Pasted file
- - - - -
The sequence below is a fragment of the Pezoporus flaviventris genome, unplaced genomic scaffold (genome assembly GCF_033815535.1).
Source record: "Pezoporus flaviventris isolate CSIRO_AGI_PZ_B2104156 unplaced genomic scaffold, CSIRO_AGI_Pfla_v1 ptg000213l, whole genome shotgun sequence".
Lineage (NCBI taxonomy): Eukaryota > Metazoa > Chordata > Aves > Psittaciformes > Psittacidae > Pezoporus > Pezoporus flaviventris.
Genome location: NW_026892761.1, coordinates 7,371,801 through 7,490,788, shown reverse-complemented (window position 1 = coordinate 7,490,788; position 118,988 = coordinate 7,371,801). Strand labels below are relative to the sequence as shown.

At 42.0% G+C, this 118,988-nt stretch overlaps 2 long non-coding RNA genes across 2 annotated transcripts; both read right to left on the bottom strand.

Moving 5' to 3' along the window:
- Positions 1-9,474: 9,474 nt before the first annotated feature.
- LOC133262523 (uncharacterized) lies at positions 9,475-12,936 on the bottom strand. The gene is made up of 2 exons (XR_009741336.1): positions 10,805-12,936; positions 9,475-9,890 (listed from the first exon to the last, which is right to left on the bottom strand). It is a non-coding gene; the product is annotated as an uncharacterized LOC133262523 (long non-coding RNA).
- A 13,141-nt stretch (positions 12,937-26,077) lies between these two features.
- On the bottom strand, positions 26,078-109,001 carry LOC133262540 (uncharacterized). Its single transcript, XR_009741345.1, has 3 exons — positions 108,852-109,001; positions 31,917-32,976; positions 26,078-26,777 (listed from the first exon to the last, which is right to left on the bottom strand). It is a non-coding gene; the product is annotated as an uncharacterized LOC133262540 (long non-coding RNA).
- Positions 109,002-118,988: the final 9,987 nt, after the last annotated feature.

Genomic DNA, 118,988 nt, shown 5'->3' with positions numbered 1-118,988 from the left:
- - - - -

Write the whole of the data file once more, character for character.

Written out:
The sequence below is a fragment of the Pezoporus flaviventris genome, unplaced genomic scaffold (genome assembly GCF_033815535.1).
Source record: "Pezoporus flaviventris isolate CSIRO_AGI_PZ_B2104156 unplaced genomic scaffold, CSIRO_AGI_Pfla_v1 ptg000213l, whole genome shotgun sequence".
Lineage (NCBI taxonomy): Eukaryota > Metazoa > Chordata > Aves > Psittaciformes > Psittacidae > Pezoporus > Pezoporus flaviventris.
Genome location: NW_026892761.1, coordinates 7,371,801 through 7,490,788, shown reverse-complemented (window position 1 = coordinate 7,490,788; position 118,988 = coordinate 7,371,801). Strand labels below are relative to the sequence as shown.

At 42.0% G+C, this 118,988-nt stretch overlaps 2 long non-coding RNA genes across 2 annotated transcripts; both read right to left on the bottom strand.

Moving 5' to 3' along the window:
- Positions 1-9,474: 9,474 nt before the first annotated feature.
- LOC133262523 (uncharacterized) lies at positions 9,475-12,936 on the bottom strand. The gene is made up of 2 exons (XR_009741336.1): positions 10,805-12,936; positions 9,475-9,890 (listed from the first exon to the last, which is right to left on the bottom strand). It is a non-coding gene; the product is annotated as an uncharacterized LOC133262523 (long non-coding RNA).
- A 13,141-nt stretch (positions 12,937-26,077) lies between these two features.
- On the bottom strand, positions 26,078-109,001 carry LOC133262540 (uncharacterized). Its single transcript, XR_009741345.1, has 3 exons — positions 108,852-109,001; positions 31,917-32,976; positions 26,078-26,777 (listed from the first exon to the last, which is right to left on the bottom strand). It is a non-coding gene; the product is annotated as an uncharacterized LOC133262540 (long non-coding RNA).
- Positions 109,002-118,988: the final 9,987 nt, after the last annotated feature.

Genomic DNA, 118,988 nt, shown 5'->3' with positions numbered 1-118,988 from the left: